From The Vicar

Take a random sample of family households throughout NZ or the world and chances are all of them will have seen, between family members, serious arguments leading to shouting and insults or a quiet angry seething. This is nothing new, it is a part of our constant growth and learning about ourselves and others, and how we co-exist.

I guess the tricky thing is, how do we offer the best example (of getting along with each other) to our young family members when, as adults we are still learning many of these lessons ourselves?

As adults we have a duty to provide love, care, compassion, patience, and peace for the young ones in our household and extended families. For without this example within our whanau, how will the best of human being, and relating, be encouraged in the next generations? And how can the best of humanity be strengthened in the world of today and tomorrow?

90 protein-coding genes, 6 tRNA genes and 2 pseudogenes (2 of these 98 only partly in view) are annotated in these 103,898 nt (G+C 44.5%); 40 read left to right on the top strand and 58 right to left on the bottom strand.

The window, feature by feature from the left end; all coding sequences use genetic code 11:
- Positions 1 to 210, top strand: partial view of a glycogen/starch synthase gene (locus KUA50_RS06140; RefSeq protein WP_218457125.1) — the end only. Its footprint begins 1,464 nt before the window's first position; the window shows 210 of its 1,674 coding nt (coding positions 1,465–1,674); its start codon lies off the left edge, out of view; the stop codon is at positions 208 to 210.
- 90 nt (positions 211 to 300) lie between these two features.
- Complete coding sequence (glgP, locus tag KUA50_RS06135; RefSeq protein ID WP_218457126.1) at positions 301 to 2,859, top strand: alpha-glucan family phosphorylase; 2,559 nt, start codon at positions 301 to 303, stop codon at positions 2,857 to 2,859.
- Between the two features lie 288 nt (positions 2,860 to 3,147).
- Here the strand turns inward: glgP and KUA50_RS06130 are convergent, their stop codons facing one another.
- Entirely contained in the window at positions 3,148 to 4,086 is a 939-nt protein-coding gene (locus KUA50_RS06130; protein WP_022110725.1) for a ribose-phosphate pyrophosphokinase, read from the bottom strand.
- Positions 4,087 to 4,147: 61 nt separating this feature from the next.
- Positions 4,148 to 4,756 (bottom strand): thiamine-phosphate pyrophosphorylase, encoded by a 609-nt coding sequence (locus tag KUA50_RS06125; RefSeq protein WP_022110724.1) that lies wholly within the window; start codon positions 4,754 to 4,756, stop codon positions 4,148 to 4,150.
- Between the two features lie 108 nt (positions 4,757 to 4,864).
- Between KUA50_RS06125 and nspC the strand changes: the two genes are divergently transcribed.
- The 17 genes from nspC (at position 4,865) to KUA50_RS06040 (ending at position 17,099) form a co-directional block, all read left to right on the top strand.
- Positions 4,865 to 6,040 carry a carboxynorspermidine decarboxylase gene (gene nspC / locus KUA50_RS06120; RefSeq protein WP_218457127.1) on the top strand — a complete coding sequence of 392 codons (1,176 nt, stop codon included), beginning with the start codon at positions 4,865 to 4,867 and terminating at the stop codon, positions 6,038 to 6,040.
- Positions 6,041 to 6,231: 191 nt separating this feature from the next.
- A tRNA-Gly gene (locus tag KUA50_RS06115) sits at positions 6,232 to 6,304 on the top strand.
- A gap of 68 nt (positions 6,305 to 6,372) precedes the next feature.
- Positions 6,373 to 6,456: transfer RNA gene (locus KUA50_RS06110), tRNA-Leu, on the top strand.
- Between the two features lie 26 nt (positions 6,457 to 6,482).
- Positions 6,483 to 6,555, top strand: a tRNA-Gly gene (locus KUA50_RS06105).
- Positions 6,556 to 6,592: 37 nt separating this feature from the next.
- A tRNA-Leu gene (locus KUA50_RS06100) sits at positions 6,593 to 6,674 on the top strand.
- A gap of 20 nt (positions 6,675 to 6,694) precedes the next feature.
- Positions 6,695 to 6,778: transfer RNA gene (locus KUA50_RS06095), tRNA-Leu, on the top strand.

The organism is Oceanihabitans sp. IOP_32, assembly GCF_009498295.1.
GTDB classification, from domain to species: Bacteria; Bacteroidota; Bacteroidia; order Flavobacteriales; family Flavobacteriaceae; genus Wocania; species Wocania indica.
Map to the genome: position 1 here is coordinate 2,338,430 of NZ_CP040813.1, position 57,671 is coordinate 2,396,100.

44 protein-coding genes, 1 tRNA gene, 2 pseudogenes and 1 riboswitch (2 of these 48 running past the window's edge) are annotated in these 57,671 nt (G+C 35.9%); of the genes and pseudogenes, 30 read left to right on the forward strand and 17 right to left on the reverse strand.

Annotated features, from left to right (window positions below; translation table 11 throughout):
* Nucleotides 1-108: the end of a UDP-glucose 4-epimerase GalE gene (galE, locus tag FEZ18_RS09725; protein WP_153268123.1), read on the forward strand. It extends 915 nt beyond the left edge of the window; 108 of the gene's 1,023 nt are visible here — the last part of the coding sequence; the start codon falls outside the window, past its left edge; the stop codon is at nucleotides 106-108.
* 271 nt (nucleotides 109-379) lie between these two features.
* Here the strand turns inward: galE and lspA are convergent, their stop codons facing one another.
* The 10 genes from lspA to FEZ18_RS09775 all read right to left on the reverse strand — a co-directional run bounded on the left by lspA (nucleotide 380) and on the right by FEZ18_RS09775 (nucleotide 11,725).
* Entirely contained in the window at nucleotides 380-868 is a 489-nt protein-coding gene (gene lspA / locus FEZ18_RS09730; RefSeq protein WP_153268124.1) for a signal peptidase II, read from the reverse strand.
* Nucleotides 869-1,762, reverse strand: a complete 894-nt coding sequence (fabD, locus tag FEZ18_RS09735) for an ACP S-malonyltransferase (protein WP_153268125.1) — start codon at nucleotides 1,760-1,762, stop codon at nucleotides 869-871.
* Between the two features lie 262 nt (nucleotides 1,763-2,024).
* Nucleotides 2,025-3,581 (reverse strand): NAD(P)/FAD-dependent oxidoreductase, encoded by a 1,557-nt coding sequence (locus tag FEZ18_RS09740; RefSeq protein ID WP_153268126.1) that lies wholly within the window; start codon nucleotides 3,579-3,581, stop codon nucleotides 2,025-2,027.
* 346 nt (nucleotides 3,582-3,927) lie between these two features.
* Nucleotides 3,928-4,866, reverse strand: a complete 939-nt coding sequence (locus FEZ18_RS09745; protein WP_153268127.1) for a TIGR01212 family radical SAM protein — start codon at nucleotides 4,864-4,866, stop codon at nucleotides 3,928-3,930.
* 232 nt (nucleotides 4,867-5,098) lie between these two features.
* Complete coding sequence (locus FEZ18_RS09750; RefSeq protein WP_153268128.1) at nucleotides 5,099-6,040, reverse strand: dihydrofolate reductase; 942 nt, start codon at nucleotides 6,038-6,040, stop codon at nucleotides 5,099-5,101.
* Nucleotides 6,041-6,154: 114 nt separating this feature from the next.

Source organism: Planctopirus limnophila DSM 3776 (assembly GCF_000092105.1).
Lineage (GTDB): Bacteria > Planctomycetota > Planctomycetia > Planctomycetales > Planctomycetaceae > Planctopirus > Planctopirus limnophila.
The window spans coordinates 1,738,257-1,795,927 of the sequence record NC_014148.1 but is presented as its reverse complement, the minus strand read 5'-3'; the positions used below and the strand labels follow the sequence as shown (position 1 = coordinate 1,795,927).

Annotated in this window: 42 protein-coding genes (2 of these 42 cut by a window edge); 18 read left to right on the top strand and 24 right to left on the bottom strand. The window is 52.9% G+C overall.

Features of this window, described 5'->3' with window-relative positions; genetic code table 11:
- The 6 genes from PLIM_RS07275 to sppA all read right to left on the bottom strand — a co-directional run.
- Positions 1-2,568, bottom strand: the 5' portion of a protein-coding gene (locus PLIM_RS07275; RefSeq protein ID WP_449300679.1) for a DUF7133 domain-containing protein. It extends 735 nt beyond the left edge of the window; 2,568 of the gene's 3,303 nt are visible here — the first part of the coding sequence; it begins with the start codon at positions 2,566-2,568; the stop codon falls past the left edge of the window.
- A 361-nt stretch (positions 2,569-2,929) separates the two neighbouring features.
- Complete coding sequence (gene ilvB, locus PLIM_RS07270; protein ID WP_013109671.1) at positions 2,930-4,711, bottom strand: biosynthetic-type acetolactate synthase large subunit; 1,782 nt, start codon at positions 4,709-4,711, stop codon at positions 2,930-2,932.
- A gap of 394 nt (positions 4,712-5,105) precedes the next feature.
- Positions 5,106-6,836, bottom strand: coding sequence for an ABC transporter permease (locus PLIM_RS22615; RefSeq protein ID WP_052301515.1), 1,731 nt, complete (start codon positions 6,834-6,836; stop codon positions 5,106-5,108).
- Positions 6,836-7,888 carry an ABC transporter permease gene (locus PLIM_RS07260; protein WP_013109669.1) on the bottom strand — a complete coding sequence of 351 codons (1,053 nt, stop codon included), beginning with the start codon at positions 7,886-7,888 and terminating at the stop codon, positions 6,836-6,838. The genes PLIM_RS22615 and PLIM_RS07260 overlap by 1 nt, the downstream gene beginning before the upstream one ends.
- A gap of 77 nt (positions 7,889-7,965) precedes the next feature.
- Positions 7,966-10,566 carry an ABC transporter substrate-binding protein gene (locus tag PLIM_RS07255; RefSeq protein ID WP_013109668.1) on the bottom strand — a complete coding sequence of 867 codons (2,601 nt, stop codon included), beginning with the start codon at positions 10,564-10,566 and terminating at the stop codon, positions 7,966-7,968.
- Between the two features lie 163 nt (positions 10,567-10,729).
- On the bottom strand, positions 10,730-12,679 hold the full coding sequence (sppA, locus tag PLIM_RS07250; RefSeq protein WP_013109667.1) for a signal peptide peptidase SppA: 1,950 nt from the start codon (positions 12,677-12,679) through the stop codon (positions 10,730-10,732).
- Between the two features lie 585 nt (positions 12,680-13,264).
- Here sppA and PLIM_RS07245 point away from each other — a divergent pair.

The good news is that we don’t have to be a perfect example in order to be a great example! Our fallings and our failings in creating harmonious coexistence with others can be just as useful in promoting peace if we are truly honest in the aftermath. Perfection is impossible and therefore the lessons involving ownership of our part in the breakdown, of forgiving others their part, and of seeking a way forward. It is fundamental to a healthy co-existence that we are able to apologise for our hurtful outbursts, own up to our faults and seek to change them, and allow the space for others to do the same.